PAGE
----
First, the direct effects of climate change will be substantial. Heat waves will lead to deaths from thermal stress. This effect will be most pronounced among the elderly, people who are homebound, and people who do physical labor. Storms and flooding will also have direct effects on human health. They will kill and injure people, destroy homes, damage infrastructure, and displace people. Gradual changes will also have some relatively direct effects. Rising sea levels may inundate low-lying areas and increase the risk of storm surges in other areas.
Second, even larger threats to human health may arise from the effects of climate change on water and food resources. The water supplies of people who depend on melt water from glaciers and snow will decline (IPCC 2007b, 5). Droughts and regional decreases in precipitation will stress water resources that are already overdrawn in many areas (WWF 2008, 18-21). And climate change will adversely affect agriculture in many regions; the effects, in conjunction with social conditions, may lead to an increase in malnutrition.
Third, climate change will affect ecosystems. Rising sea levels have already affected coastal wetlands and mangrove ecosystems that act as buffers against storm surges. Air temperature, sea surface temperature, storms, and the El Niño/ Southern Oscillation (ENSO) can affect microbes and vectors that cause diseases like malaria, dengue fever, schistosomiasis, cholera, and salmonella (McMichael et al. 2006, 862-63). Outbreaks of cholera in Bangladesh have been correlated with changes in sea surface temperatures and the ENSO.
Fourth, all these effects may lead to social disruptions that impact population health. Rising sea levels, storms, floods, and droughts could displace millions of people, creating an unprecedented number of environmental refugees. Both extreme weather events and gradual changes will cause economic disruptions that will increase poverty among those who are most vulnerable. Climate change could even increase international conflicts over resources like freshwater. The following diagram summarizes the risks that I have described.
Is it possible to quantify these health risks? The World Health Organization (WHO) commissioned a study to estimate the burden of disease that was attributable to humanly induced climate change (McMichael et al. 2004, 1543-1649). The authors of this study specified the increase in health risks associated [End Page 4]
with units of temperature change, and then calculated the percentage of deaths and illness associated with heat waves, floods, malaria, diarrhea, and malnutrition that was due to recorded changes in climate. They estimated that climate change was responsible for 160,000 deaths in the year 2000 alone. This is a conservative estimate, based on an increase in temperature of about 0.5° C. The Global Humanitarian Forum also commissioned a report to estimate the present harms of climate change. The authors of this report estimated that climate change causes 300,000 deaths each year (GHF 2009, 9-12 and 84-87). As both reports make clear, climate change is already the cause of significant mortality [End Page 5] and morbidity. Future health prospects will be much worse if we follow the business-as-usual approach or if we provoke nonlinear changes by crossing thresholds that we don't yet understand (Dwyer 2008, 283-85).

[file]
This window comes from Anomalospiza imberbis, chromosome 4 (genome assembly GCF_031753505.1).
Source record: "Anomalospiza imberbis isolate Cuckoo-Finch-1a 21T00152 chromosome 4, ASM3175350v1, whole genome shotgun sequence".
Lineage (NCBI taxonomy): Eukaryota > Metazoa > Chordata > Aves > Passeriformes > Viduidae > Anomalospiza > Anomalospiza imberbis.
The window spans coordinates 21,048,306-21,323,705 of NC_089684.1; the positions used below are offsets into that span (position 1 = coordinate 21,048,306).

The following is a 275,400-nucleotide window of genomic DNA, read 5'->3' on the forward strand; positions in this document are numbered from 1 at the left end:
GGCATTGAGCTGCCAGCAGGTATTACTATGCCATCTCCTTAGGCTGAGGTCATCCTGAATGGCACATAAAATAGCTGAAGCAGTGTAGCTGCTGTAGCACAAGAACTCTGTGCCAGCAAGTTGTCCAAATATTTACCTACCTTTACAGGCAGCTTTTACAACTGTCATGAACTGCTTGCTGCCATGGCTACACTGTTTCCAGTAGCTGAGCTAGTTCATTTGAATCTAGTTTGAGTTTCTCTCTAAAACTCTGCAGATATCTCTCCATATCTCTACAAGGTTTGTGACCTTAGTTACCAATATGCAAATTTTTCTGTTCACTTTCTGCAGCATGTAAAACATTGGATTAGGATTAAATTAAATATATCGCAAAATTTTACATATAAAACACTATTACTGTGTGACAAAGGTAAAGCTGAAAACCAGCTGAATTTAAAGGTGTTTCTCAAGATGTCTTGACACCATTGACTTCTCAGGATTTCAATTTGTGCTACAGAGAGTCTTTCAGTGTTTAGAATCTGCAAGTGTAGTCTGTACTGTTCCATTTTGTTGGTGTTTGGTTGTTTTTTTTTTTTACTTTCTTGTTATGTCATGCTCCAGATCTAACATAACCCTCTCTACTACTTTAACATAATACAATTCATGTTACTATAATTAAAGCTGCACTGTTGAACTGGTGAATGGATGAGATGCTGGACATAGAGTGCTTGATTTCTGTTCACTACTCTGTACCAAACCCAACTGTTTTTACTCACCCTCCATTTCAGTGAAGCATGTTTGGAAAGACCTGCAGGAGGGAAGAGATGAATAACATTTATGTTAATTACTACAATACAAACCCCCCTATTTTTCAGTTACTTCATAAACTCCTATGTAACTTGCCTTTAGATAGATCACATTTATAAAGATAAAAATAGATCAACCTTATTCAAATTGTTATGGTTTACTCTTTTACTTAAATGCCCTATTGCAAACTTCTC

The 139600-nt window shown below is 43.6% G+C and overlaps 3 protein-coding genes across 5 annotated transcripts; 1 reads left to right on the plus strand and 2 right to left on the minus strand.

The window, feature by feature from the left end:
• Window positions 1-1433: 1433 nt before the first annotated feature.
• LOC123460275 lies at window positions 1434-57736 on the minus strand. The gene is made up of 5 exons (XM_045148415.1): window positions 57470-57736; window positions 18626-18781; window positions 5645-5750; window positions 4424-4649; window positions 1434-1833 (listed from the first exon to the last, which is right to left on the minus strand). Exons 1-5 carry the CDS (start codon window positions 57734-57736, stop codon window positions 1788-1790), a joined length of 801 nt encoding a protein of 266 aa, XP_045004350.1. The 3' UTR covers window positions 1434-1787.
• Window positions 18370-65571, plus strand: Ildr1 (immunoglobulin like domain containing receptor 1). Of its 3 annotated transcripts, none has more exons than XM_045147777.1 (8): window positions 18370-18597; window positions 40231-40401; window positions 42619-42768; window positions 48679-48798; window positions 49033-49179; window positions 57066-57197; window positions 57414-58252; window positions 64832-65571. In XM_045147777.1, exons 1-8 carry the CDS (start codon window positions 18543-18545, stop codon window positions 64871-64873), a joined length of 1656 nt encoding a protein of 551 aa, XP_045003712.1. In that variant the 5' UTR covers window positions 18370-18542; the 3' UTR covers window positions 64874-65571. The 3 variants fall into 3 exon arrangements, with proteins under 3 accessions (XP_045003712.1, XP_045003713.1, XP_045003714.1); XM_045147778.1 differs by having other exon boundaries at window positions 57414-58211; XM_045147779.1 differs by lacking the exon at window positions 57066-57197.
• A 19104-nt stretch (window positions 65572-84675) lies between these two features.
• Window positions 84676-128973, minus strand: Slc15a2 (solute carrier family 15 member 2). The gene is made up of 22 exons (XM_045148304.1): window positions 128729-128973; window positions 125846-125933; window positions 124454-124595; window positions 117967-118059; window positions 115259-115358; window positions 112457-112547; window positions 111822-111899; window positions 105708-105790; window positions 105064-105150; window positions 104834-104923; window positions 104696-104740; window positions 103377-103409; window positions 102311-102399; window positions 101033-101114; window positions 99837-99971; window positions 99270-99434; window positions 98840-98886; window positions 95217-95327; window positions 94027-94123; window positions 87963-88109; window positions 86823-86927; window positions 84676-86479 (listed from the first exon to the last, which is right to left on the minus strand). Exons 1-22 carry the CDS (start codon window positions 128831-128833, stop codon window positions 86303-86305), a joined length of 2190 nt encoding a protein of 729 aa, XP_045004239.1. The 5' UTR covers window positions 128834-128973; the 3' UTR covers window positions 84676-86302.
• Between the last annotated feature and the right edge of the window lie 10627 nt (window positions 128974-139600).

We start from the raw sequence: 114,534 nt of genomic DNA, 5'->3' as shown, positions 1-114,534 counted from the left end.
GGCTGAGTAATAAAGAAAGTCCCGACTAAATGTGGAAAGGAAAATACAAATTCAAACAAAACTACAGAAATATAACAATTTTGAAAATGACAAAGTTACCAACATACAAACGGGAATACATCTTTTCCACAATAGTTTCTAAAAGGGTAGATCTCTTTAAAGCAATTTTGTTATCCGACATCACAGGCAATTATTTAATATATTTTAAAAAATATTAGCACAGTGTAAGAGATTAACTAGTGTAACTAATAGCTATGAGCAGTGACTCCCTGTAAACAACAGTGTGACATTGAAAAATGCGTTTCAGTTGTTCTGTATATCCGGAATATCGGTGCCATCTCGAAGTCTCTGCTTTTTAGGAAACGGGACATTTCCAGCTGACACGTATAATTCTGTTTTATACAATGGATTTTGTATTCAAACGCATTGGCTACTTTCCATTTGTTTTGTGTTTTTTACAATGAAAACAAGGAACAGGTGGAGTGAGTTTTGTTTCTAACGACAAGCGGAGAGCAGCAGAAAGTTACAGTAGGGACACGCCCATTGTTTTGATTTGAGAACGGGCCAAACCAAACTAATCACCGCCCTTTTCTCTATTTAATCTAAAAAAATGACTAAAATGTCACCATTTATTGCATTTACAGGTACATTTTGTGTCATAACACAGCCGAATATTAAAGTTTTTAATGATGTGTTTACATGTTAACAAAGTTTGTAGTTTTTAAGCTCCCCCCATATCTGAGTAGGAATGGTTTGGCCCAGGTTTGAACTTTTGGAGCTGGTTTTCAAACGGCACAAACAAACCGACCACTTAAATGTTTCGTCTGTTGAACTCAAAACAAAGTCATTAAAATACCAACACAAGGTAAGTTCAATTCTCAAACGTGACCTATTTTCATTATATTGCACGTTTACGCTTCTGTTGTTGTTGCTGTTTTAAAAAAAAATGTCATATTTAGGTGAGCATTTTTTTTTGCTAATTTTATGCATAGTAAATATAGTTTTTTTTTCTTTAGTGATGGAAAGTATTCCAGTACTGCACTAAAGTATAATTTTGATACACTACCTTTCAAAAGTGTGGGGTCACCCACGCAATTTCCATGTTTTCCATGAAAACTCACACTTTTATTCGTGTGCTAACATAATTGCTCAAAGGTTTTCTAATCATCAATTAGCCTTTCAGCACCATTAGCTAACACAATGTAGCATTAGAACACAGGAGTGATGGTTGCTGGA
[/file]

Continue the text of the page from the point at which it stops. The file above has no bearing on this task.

Distributions, contributions, and justice
The adverse effects of climate change will not be evenly distributed across populations, regions, and time. Certain groups are more vulnerable because of their geographical, social, and economic positions. Populations that live near low-lying coasts, river deltas, and river floodplains are at high risk from flooding (IPCC 2007b, 7). This risk group includes populations in small island states, Bangladesh, sub-Saharan Africa, and other regions (GHF 2009, 15). Both the Arctic and the Himalayan regions are also at high risk of flooding. Some regions will be at heightened risk of drought (ibid.). Most models project more severe droughts for sub-Saharan Africa, central Asia, parts of Latin America, and Australia. Crop yields from rain-dependent agriculture could decrease by 50 percent in some African countries (IPCC 2007b, 8). Some of the populations, nations, and regions at highest risk will be hard-pressed to respond because they have low adaptive capacity.
Adaptive capacity is the ability to respond to environmental changes in ways that cope with bad things, develop good things, and allow life to go on. The ability to cope with the health risks of climate change will depend on both material resources and social organization—on economic development, political structures, social solidarity, education, public health programs, and so on. Specific adaptive responses might include building sea walls, altering construction, responding to floods, conserving freshwater, changing farming practices, controlling vectors, treating diseases, and so on. In general, nations that are wealthy and well-governed will be better able to adapt to climate change and to buffer themselves against health risks.
Just as some societies are more vulnerable than others, some groups within society are more vulnerable than other groups. Within a given society, people's vulnerability depends on geography, wealth, social position, gender, and other factors. People whose livelihoods depend most directly on a stable climate will be especially vulnerable: small farmers who depend on rain, families who depend on fishing, people who depend on forests products, and so on. Social and geographical aspects of vulnerability will sometimes diverge—for example, wealthy people who live on the coast of Florida are at risk by geography but not by social position. But often the aspects will converge (GHF 2009, 58-61)—for [End Page 6] example, poor farmers in low-lying areas of Bangladesh are vulnerable in many ways. In many regions, climate change will disproportionately affect women because most poor people and agricultural workers are women, and women spend more time getting water and collecting firewood.